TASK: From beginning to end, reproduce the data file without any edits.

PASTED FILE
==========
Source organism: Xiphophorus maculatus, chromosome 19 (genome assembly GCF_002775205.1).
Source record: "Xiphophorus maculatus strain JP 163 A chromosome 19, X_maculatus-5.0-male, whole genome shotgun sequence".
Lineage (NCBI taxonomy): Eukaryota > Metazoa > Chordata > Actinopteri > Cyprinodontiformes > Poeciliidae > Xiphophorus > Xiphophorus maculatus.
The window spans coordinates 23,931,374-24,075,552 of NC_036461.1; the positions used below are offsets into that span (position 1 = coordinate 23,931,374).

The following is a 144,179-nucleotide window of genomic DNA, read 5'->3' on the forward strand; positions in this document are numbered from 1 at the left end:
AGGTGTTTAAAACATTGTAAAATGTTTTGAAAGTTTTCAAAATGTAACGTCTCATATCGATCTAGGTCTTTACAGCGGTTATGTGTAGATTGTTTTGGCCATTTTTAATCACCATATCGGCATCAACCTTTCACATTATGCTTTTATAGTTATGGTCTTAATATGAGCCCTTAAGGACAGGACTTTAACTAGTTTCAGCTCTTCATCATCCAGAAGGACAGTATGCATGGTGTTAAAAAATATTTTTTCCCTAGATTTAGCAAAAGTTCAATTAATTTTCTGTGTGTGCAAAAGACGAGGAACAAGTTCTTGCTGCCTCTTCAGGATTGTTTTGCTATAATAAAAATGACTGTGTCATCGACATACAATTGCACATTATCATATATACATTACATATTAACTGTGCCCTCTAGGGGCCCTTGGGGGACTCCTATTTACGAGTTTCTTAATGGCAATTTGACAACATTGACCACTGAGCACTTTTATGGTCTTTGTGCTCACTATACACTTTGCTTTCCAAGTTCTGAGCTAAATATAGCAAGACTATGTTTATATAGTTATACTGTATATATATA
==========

Source organism: Xiphophorus maculatus, chromosome 19 (genome assembly GCF_002775205.1).
Source record: "Xiphophorus maculatus strain JP 163 A chromosome 19, X_maculatus-5.0-male, whole genome shotgun sequence".
Lineage (NCBI taxonomy): Eukaryota > Metazoa > Chordata > Actinopteri > Cyprinodontiformes > Poeciliidae > Xiphophorus > Xiphophorus maculatus.
The window spans coordinates 23,931,374-24,075,552 of NC_036461.1; the positions used below are offsets into that span (position 1 = coordinate 23,931,374).

The following is a 144,179-nucleotide window of genomic DNA, read 5'->3' on the forward strand; positions in this document are numbered from 1 at the left end:
AGGTGTTTAAAACATTGTAAAATGTTTTGAAAGTTTTCAAAATGTAACGTCTCATATCGATCTAGGTCTTTACAGCGGTTATGTGTAGATTGTTTTGGCCATTTTTAATCACCATATCGGCATCAACCTTTCACATTATGCTTTTATAGTTATGGTCTTAATATGAGCCCTTAAGGACAGGACTTTAACTAGTTTCAGCTCTTCATCATCCAGAAGGACAGTATGCATGGTGTTAAAAAATATTTTTTCCCTAGATTTAGCAAAAGTTCAATTAATTTTCTGTGTGTGCAAAAGACGAGGAACAAGTTCTTGCTGCCTCTTCAGGATTGTTTTGCTATAATAAAAATGACTGTGTCATCGACATACAATTGCACATTATCATATATACATTACATATTAACTGTGCCCTCTAGGGGCCCTTGGGGGACTCCTATTTACGAGTTTCTTAATGGCAATTTGACAACATTGACCACTGAGCACTTTTATGGTCTTTGTGCTCACTATACACTTTGCTTTCCAAGTTCTGAGCTAAATATAGCAAGACTATGTTTATATAGTTATACTGTATATATATA